Similarly, science and ELA share an emphasis on evidence-based writing, both of which help students to organize their writing. Science courses often begin with a Claim-Evidence-Reasoning unit specifically devoted to this skill, which is then practiced in everything from creating lab report conclusions to science fair presentations. Students learn how to identify claims, evidence, and reasoning; how to write their own reasoning statements by combining all of these pieces; and how to “check their own work” by identifying the parts of their reasoning using a color-coding system.
This approach works just as well in ELA. Though ELA teachers might use the term “argument” instead of “claim,” or they may employ a different framework such as RACES (Restate, Answer, Cite, Explain, Summarize), the underlying concepts and structure are largely the same. By explicitly pointing out this overlap, science and ELA teachers can help students connect the dots for what they are learning in separate classrooms to develop a fuller, interconnected experience.
2. Breaking Down Nonfiction Texts
ELA teachers also report that their students struggle to break down dense nonfiction texts including textbook passages, newspaper stories, and test excerpts for analysis questions. They specifically have trouble identifying text features and structures (titles, subheadings,
captions, etc.), largely because they have limited exposure to high-quality nonfiction texts.
Meanwhile, more and more science educators are integrating a variety of nonfiction texts—from science journal reports to magazine articles—as part of a widespread push to emphasize the real-world relevance of science. This presents a natural opportunity for ELA and science collaboration.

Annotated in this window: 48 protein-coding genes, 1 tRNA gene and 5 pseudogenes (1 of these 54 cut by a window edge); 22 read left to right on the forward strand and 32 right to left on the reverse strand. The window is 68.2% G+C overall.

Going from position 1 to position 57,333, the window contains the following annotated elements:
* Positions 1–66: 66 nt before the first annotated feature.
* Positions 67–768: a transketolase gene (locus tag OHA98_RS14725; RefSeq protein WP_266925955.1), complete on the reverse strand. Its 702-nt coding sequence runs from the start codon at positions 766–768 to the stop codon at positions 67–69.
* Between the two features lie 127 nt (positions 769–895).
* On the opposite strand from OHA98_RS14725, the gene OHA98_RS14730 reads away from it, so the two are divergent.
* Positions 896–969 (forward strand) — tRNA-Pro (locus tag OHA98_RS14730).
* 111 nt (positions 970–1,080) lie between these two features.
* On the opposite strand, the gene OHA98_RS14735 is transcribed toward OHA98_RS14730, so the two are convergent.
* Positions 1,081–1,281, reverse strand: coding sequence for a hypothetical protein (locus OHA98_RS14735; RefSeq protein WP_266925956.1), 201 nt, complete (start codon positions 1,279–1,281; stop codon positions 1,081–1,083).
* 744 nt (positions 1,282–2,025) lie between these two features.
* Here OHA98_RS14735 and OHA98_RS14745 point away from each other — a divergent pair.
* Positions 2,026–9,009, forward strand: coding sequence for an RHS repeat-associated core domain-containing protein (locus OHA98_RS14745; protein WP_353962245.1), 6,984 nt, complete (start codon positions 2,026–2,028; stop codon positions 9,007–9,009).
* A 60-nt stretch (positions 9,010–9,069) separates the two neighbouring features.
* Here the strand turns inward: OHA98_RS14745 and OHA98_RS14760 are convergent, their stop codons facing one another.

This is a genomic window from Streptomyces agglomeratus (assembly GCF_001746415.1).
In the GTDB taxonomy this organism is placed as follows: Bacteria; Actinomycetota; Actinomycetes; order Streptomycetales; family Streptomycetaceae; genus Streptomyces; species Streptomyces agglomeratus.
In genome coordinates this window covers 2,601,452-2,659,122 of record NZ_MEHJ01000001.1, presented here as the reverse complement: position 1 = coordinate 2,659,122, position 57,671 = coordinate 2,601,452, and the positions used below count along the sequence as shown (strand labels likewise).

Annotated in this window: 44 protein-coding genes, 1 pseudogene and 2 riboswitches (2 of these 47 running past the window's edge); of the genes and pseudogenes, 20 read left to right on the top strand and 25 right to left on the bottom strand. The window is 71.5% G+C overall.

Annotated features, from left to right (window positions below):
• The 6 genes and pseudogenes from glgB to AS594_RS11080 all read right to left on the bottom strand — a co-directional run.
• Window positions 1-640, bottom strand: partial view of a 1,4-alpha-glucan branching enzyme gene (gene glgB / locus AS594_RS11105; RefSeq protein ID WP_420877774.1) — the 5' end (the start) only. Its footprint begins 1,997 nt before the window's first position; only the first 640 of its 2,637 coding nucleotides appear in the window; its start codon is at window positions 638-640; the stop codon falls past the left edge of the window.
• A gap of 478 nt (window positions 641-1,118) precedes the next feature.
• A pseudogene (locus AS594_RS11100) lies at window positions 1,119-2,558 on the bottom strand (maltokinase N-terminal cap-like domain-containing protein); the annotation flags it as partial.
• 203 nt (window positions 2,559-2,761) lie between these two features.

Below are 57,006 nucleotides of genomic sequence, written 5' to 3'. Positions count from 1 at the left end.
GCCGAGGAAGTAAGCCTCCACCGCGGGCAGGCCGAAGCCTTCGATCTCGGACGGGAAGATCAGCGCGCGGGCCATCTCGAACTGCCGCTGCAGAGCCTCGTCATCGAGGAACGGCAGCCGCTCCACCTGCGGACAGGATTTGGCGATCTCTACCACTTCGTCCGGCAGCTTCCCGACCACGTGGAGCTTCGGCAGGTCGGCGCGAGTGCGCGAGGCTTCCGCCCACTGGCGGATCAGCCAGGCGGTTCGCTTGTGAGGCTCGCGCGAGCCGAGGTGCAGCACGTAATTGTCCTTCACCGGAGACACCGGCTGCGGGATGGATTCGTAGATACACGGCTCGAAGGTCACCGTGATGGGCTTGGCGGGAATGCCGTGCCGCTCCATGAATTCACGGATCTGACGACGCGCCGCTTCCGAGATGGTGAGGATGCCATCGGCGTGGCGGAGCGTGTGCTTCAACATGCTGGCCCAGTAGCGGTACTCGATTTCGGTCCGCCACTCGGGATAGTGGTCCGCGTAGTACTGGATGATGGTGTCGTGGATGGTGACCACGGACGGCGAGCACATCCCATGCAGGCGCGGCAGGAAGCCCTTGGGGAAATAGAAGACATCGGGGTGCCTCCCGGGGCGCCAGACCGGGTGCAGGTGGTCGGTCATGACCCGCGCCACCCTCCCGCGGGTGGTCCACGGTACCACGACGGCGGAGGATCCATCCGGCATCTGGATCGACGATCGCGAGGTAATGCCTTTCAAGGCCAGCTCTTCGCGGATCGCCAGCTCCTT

For example, science teachers can integrate and emphasize specific ELA concepts to help students break down scientific texts: cause and effect, sequence, main idea and details, problem/solution, etc. Even the occasional use of ELA-specific questions in a science context can be a great reinforcement technique, like asking “which diagram in this text helped us answer this question?”
ELA teachers can then use these same scientific journal reports or articles to identify and analyze the components, from strategically placed headings to bullet points, diagrams, and labels.
Since access to high-quality nonfiction texts is a common concern for ELA teachers, science teachers (and administrators) can take a proactive role by sharing science reading resources with their ELA colleagues. If science and ELA teachers coordinate their lessons, imagine the confidence and connections students would draw when going over the same text in one class and then another.